Ref. 162 - O' Gin I Were A Baron's Heir / The Nameless Lassie / There Grows A Bonnie Briar Bush / Will Ye No Come Back Again
a set of four Scottish airs arranged for accordion
RH and LH notation, with suggested couplers
suitable for self-improvers and teaching accordion
O’ Gin I Were A Baron’s Heir Words and music by Joseph William Holder (1765-1832). Holder was in fact English by birth and a graduate in Music of Oxford University. In this song the young man is admitting to his girl that he has nothing to offer her but his love, admitting that he has no riches or titles. We are led to expect that the girl will say she loves him, as he is expressing his feelings so beautifully. Also known as Lassie, Would Ye Lo'e Me.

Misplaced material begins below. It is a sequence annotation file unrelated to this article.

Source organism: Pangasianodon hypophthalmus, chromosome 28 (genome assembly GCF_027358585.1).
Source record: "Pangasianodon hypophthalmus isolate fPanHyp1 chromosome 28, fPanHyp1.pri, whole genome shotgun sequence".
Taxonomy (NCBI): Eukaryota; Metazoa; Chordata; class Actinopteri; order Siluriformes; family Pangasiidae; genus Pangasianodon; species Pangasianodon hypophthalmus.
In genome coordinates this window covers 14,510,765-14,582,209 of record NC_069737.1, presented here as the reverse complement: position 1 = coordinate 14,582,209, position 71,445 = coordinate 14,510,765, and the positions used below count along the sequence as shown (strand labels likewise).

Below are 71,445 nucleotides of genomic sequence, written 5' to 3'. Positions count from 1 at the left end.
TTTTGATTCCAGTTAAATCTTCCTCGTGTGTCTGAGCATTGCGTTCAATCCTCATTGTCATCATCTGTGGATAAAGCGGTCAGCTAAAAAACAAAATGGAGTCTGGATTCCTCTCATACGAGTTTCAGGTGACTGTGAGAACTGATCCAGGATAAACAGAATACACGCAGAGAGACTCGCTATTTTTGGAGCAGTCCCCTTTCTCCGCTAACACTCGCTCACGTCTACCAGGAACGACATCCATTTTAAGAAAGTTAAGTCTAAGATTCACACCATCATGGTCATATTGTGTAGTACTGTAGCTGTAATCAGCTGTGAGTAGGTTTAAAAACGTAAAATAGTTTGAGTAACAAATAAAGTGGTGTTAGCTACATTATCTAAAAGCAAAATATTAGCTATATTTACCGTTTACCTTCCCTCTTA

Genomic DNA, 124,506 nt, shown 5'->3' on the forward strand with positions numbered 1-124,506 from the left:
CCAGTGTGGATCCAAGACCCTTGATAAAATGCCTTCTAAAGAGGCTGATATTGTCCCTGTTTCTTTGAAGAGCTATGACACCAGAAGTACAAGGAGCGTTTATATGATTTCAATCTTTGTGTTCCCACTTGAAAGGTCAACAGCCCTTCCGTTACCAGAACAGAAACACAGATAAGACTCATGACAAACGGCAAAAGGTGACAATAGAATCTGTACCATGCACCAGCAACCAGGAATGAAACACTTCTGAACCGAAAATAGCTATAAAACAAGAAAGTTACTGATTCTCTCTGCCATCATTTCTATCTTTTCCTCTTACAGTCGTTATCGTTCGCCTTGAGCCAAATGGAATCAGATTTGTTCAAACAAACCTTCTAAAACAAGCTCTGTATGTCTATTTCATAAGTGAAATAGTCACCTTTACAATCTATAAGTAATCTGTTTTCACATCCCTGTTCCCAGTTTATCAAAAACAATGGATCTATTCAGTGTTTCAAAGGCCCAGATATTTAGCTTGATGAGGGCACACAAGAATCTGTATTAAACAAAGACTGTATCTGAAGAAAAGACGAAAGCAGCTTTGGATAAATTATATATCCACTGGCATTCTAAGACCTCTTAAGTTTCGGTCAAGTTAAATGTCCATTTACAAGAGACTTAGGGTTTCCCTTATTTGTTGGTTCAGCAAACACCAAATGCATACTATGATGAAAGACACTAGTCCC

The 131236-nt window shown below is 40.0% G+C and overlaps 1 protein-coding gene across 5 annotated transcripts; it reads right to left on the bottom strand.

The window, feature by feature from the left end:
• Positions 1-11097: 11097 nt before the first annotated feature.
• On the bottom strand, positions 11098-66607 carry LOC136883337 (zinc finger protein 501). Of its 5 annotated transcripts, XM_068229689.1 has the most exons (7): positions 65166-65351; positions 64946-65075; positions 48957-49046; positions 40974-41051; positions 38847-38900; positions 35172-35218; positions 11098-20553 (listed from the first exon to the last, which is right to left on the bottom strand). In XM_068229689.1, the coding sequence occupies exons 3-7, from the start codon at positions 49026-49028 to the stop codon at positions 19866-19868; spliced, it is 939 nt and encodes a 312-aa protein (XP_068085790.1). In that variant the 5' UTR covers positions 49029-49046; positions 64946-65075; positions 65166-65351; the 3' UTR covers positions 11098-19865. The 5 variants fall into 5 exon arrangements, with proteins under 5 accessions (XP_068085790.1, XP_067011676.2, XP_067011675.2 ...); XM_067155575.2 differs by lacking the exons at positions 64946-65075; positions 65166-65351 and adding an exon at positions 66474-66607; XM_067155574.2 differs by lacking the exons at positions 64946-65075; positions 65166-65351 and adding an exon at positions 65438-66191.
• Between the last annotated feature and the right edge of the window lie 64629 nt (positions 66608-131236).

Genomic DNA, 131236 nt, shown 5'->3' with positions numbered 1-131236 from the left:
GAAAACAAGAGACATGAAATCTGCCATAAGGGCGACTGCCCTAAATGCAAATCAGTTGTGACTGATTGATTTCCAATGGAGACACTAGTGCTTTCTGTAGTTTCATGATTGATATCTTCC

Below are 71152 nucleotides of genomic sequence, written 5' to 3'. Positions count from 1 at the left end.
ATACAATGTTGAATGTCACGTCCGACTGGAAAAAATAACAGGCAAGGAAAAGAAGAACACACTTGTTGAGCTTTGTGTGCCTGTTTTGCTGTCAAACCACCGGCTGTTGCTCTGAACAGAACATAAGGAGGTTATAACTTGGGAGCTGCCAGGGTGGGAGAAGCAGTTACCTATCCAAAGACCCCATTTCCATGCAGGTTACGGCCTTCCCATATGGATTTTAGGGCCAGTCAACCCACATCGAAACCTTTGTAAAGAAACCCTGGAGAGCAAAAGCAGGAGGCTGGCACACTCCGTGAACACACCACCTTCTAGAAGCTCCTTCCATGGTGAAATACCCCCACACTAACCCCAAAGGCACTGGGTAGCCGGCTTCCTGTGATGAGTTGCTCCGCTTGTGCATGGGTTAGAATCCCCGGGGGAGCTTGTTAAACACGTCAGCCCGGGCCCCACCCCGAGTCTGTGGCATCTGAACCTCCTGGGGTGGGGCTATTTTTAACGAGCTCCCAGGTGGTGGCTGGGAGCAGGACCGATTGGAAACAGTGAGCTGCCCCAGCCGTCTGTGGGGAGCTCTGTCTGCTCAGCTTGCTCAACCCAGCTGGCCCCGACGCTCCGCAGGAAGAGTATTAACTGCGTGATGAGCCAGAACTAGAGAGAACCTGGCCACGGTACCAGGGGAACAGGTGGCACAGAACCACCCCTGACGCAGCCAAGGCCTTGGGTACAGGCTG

The Nameless Lassie Often mis-attributed to Aberdeenshire fiddler-composer William Marshall, this tune was composed by Alexander MacKenzie (b. Montrose, 1819-1857), principal violinist and leader of the orchestra at the Theatre Royal in Edinburgh while the sentimental lyrics are attributed to James Ballentine, a poet and stained-glass artist of Edinburgh (1806-1877).
There Grows A Bonnie Briar Bush This popular Robert Burns song appears in The Scots Musical Museum, a series of six volumes published between 1787 and 1839 and is considered a variant of an older Jacobite song.
Will Ye No Come Back Again This is a Scots poem by Carolina Oliphant (Lady Nairne, 1766-1845) written in the first half of the 19th century and set to a traditional Scottish folk tune. It is a quasi Jacobite song composed some time after the Jacobite Rising of 1745, which ended at the Battle of Culloden. Also known as Bonnie Charlie.